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  • Incidence and Risk Factors for Development of Pulmonary Emboli in Severe Traumatic Brain Injury

    Final Number:
    1335

    Authors:
    Bradley Dengler MD; Paola Mendez BA; Amanda Chavez; Lacey Avila; Ali Seifi MD

    Study Design:
    Clinical Trial

    Subject Category:

    Meeting: Congress of Neurological Surgeons 2016 Annual Meeting

    Introduction: Pulmonary emboli (PE) are a significant source of morbidity and mortality trauma patients. The use of chemical prophylaxis to prevent deep venous thrombosis (DVT) and subsequent PE is still controversial given its risk of causing increased intracranial hemorrhage expansion. In the present study we evaluated the incidence of PE in severe traumatic brain injury as well as the impact of chemoprophylaxis.

    Methods: We conducted a retrospective review of patients who were admitted to a tertiary medical center’s Neurosurgical Intensive Care Unit from 2011-2013. Severe traumatic brain injury (TBI) was defined as patients who received invasive intracranial pressure monitoring within 48hrs of admission. Patients who were less than eighteen years of age, had a DVT on admission, pre-existing inferior-vena-cava filter, on chronic anti-coagulation, and death within 72hrs of admission were excluded. Demographic Data, etiology of TBI, hospital and Intensive Care Unit length of stay were all determined. Fisher’s exact test was utilized to determine the incidence and mortality of PE with and without chemoprophylaxis. The Mann-Whitney U test was used to determine length of stay.

    Results: There were 155 patients who met the study criteria. The incidence of PE was 2.58%. The cohort was mainly composed of white (71.6%), male (76.77%) with mean age of 23.03 +/- 15.79. The majority of TBI were subdural hematomas (62.6%). There was no statistical difference between the patients who developed PE with prophylaxis and without (p = 0.58). Coronary artery disease carried an increased risk of developing PE (p = 0.035). In multivariate logistic regression analysis of PE both length of hospital stay (p = 0.0119) and coronary artery disease (p = 0.0271) were significant. Hospital length of stay was significantly increased by development of a PE (27.82 +/- 21.78 vs. 61.24+/- 25.74 days, p = 0.01).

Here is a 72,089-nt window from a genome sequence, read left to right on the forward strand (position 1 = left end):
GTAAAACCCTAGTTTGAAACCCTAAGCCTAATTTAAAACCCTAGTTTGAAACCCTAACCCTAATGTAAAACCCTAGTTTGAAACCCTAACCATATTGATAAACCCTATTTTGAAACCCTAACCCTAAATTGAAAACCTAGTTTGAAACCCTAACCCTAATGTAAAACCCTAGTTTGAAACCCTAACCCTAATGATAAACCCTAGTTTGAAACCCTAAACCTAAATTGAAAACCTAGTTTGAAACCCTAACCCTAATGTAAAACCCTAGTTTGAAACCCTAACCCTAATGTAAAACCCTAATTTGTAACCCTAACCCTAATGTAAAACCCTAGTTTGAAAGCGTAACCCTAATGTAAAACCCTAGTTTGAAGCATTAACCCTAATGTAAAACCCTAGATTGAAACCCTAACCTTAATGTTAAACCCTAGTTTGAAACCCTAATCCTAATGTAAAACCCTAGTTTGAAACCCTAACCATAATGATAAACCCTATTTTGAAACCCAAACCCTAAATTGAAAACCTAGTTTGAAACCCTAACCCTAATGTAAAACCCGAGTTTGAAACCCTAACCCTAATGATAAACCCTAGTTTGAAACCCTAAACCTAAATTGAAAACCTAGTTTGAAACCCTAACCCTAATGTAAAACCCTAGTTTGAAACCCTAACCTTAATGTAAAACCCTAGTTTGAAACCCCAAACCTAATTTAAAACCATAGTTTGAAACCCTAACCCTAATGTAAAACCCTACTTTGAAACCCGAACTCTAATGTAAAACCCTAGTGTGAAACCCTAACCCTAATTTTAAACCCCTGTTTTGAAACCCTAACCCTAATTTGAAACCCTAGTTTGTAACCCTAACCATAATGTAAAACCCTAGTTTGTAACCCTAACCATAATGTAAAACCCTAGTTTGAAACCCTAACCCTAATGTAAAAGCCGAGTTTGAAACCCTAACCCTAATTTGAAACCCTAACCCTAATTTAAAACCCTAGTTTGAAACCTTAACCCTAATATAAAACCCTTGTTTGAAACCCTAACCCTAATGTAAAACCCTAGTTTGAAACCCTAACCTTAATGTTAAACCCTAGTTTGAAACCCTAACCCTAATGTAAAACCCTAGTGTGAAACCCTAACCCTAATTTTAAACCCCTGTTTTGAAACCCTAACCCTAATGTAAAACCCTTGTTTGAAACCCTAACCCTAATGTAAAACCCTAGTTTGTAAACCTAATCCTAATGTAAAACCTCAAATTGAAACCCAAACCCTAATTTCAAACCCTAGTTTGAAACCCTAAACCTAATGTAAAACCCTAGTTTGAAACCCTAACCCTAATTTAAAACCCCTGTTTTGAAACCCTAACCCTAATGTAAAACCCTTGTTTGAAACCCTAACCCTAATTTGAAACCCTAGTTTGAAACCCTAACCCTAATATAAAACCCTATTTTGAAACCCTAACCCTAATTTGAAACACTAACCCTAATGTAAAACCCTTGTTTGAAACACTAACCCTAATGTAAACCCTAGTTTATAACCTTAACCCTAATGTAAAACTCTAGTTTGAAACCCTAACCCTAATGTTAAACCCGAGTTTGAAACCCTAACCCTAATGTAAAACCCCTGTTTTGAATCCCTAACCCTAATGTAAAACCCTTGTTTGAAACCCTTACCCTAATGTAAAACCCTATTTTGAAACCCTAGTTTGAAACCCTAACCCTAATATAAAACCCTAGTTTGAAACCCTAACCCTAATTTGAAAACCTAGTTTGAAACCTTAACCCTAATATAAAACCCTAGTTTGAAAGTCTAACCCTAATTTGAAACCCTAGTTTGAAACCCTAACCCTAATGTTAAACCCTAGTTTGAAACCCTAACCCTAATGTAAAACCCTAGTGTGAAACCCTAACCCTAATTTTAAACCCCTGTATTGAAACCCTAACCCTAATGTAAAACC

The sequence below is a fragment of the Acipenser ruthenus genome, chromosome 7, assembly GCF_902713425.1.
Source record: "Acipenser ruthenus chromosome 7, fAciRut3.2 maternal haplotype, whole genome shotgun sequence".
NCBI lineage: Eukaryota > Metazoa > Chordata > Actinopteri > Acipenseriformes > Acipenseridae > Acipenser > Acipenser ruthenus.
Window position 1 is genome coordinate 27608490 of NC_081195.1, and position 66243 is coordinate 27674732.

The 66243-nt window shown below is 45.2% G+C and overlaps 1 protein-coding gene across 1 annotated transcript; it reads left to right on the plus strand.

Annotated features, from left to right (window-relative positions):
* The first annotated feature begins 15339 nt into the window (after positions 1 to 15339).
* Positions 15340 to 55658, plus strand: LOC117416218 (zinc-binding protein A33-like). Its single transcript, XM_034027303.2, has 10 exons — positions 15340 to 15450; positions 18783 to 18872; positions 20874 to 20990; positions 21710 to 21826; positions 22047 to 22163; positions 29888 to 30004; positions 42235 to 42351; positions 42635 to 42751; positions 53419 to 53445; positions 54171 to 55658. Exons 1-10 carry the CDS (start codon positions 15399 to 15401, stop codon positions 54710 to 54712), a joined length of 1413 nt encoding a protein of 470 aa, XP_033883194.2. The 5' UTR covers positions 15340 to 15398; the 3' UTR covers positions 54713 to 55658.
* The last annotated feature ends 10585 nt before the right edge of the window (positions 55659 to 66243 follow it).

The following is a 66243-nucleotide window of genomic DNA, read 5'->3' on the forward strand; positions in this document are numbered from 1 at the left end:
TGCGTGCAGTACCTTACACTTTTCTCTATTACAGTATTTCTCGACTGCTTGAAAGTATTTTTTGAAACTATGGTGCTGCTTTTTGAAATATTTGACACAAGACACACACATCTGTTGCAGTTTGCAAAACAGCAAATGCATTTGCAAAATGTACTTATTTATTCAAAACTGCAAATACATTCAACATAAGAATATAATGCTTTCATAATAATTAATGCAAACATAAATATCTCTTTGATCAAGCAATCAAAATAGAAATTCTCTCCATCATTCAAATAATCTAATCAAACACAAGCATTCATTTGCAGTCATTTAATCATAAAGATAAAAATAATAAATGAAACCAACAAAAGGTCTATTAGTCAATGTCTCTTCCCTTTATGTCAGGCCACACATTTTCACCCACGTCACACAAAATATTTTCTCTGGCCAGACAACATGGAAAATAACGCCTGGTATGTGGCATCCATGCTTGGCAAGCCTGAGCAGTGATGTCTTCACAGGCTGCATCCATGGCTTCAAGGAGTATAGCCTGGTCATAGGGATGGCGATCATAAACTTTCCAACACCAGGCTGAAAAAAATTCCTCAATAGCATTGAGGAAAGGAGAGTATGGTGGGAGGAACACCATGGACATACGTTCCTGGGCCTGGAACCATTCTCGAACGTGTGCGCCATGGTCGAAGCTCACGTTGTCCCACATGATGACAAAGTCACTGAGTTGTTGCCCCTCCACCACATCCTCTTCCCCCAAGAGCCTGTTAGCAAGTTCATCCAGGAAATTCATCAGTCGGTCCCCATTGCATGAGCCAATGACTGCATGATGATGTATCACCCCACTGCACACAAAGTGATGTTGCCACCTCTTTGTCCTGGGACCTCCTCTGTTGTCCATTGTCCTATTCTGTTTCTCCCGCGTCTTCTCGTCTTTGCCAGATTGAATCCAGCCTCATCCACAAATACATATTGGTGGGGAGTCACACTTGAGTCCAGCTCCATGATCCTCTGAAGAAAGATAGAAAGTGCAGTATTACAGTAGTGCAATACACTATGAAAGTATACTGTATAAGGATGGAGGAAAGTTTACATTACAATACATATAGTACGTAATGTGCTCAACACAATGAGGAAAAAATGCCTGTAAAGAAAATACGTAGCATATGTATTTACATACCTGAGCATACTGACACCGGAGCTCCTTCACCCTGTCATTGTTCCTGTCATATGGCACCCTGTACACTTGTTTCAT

Conclusions: Our data is limited by a low incidence of PE in this cohort of patients, but does show increased risk of PE in patient with coronary artery disease and longer hospital stays. Additionally, development of a PE led to significantly increased length of hospital stays and increased costs.

    Patient Care: It will lead to increased use of chemoprophylaxis to prevent PE in severe TBI

    Learning Objectives: 1. Incidence of Pulmonary Embolism in Severe Traumatic Brain Injury 2. Risk factors for development of PE in severe Traumatic Brain Injury 3. Differences in anti-coagulation in development of PE

    References:

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